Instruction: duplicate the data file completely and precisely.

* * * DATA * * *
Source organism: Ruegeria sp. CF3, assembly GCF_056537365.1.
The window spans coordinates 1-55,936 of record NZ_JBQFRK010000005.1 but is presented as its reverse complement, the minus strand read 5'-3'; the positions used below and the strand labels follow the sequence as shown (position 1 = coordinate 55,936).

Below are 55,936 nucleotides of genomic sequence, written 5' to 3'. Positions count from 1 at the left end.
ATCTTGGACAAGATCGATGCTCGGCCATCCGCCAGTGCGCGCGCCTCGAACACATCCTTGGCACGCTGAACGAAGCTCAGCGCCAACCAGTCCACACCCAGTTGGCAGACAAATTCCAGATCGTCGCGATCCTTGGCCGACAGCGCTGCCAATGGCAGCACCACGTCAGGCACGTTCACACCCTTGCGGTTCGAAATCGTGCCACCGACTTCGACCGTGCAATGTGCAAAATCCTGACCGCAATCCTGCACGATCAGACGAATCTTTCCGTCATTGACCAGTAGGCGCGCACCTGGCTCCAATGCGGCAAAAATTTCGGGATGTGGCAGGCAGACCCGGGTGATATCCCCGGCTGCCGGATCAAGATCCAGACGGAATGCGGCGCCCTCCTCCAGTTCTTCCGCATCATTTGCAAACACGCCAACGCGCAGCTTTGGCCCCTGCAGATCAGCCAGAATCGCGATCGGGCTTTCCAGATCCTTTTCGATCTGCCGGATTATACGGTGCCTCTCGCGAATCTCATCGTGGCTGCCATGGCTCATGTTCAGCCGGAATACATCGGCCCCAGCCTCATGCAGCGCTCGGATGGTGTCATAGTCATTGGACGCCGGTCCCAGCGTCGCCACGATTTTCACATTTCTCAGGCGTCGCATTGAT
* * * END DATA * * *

Source organism: Ruegeria sp. CF3, assembly GCF_056537365.1.
The window spans coordinates 1-55,936 of record NZ_JBQFRK010000005.1 but is presented as its reverse complement, the minus strand read 5'-3'; the positions used below and the strand labels follow the sequence as shown (position 1 = coordinate 55,936).

Below are 55,936 nucleotides of genomic sequence, written 5' to 3'. Positions count from 1 at the left end.
ATCTTGGACAAGATCGATGCTCGGCCATCCGCCAGTGCGCGCGCCTCGAACACATCCTTGGCACGCTGAACGAAGCTCAGCGCCAACCAGTCCACACCCAGTTGGCAGACAAATTCCAGATCGTCGCGATCCTTGGCCGACAGCGCTGCCAATGGCAGCACCACGTCAGGCACGTTCACACCCTTGCGGTTCGAAATCGTGCCACCGACTTCGACCGTGCAATGTGCAAAATCCTGACCGCAATCCTGCACGATCAGACGAATCTTTCCGTCATTGACCAGTAGGCGCGCACCTGGCTCCAATGCGGCAAAAATTTCGGGATGTGGCAGGCAGACCCGGGTGATATCCCCGGCTGCCGGATCAAGATCCAGACGGAATGCGGCGCCCTCCTCCAGTTCTTCCGCATCATTTGCAAACACGCCAACGCGCAGCTTTGGCCCCTGCAGATCAGCCAGAATCGCGATCGGGCTTTCCAGATCCTTTTCGATCTGCCGGATTATACGGTGCCTCTCGCGAATCTCATCGTGGCTGCCATGGCTCATGTTCAGCCGGAATACATCGGCCCCAGCCTCATGCAGCGCTCGGATGGTGTCATAGTCATTGGACGCCGGTCCCAGCGTCGCCACGATTTTCACATTTCTCAGGCGTCGCATTGAT